YouTube jukebox without a browser


Applications such as Atraci or Musictube are easily understood and quickly mastered thanks to their graphical interfaces. However, many users are looking for lean programs for the terminal, which can be controlled, for example, via an SSH connection. Mps-youtube [10] is one of them: The command-line tool written in Python could run, for example, on a Raspberry Pi connected to your stereo.

Mps-youtube has not been around long enough for the program to be included in the repositories of major distributions. To install, you typically need to turn to the Python package manager Pip, by enter the following commands:

$ sudo apt-get install python-pip mplayer
$ sudo pip install mps-youtube
$ sudo pip install mps-youtube --upgrade

Here, the last command refreshes the program after an update. If you work with Debian "Jessie" or "Sid" or a beta version of Ubuntu 14.10 "Utopic Unicorn," mps-youtube can be installed via the package manager by calling apt-get install mps-youtube.

Because mps-youtube does not include a graphical interface, the program is not available for clicking in the Start menu; instead, you call it by typing mpsyt in a terminal window. The start screen of mps-youtube automatically acts as a command line. You can start a search for artists, albums, or songs on YouTube with a leading slash as in /onerepublic or with an initial dot as in .onerepublic. Pressing N or P jumps from page to page in the search results. Searches with two slashes or dots, such as //acid jazz, only return playlists with the corresponding keyword.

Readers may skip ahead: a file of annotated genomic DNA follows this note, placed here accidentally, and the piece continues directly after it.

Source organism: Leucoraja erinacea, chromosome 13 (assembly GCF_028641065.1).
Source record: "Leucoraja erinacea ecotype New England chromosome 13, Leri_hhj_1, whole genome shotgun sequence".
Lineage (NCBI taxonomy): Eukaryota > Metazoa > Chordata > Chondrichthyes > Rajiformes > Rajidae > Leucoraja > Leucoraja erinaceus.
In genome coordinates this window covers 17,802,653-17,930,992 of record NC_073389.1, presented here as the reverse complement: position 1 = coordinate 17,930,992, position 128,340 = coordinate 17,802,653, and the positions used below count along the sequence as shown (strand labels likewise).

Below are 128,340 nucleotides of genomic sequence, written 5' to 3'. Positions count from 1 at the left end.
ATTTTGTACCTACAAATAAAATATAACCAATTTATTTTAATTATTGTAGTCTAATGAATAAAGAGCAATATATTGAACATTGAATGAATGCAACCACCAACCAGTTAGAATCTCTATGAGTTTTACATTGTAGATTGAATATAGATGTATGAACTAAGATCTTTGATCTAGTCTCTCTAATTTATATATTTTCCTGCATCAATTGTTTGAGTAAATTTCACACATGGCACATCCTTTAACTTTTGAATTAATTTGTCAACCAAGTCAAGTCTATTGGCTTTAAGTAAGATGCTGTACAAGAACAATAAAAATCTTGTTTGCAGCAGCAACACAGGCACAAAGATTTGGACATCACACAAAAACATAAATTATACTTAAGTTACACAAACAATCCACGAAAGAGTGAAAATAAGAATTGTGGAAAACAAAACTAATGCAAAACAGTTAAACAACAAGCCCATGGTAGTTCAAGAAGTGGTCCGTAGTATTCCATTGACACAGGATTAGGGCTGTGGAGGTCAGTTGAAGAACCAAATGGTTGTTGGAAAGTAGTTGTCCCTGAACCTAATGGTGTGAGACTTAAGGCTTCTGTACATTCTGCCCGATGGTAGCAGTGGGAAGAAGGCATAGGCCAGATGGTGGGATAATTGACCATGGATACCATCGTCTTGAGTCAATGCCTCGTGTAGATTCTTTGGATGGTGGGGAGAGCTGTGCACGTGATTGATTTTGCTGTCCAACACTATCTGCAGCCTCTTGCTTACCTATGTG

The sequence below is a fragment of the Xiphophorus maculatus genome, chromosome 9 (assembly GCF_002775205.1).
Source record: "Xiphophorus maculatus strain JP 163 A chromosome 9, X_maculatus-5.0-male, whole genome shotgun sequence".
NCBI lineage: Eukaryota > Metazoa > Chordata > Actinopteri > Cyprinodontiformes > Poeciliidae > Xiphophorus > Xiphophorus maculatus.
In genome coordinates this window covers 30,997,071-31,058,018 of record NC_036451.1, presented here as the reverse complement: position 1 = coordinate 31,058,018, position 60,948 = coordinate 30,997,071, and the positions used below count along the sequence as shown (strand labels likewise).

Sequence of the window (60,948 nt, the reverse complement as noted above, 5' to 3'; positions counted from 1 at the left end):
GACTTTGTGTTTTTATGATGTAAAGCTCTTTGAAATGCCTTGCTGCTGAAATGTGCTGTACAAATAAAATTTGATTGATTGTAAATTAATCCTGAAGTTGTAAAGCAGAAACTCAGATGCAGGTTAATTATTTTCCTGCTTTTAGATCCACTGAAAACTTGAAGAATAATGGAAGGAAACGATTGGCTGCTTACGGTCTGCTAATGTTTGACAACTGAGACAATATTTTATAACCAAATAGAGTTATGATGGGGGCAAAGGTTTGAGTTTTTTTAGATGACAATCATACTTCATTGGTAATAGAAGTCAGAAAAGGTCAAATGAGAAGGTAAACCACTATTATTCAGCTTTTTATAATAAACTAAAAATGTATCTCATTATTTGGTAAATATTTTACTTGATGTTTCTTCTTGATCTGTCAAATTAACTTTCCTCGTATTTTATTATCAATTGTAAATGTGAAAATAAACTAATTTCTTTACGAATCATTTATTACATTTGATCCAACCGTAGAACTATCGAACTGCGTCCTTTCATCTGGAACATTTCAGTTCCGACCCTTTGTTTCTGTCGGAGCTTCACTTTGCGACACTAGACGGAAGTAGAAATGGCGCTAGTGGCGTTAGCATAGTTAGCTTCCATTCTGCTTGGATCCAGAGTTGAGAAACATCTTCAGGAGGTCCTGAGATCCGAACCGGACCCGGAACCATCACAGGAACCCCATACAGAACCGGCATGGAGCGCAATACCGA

Mps-youtube presents the results as a numbered list. You can then play the desired results by entering their numbers (Figure  6). Alternatively, you can press i <n> to output information on the video. You can view the comments by pressing c <n> or download the video to your hard disk with d <n>. Related videos are displayed by pressing r <n>, whereas u <n> takes you to more videos by the respective YouTube user.

Figure 6: Mps-youtube shows that a comfortable YouTube player does not necessarily need a graphical interface.

To avoid the continual need to select tracks, you can organize your favorite music in playlists. From the search, you can use add <n> to add a song to the current playlist, or select add <n> <Playlist> to add one to a different playlist. If the list does not currently exist, mps-youtube automatically creates it with the specified name.

In play mode, you can rewind and fast forward the song with the arrow keys, pause it with the spacebar, or press the number buttons to adjust the volume. Pressing Q stops the playback and returns to the latest search results.


Atraci, Minitube, Musictube, and mps-youtube give Linux users a rich selection of YouTube clients from which to choose. Atraci and Musictube offer nearly identical functionality; you only have to choose between a generic (Atraci) and a native interface (Musictube). Mps-youtube is likely to appeal only to die-hard Linux users as a console tool, although its functionality compares well with its competitors.

Minitube is the odd man out in this comparison because it focuses not just on music videos but searches through all of YouTube's offerings. If you like to use YouTube but prefer to do without the website, Minitube is your best bet.

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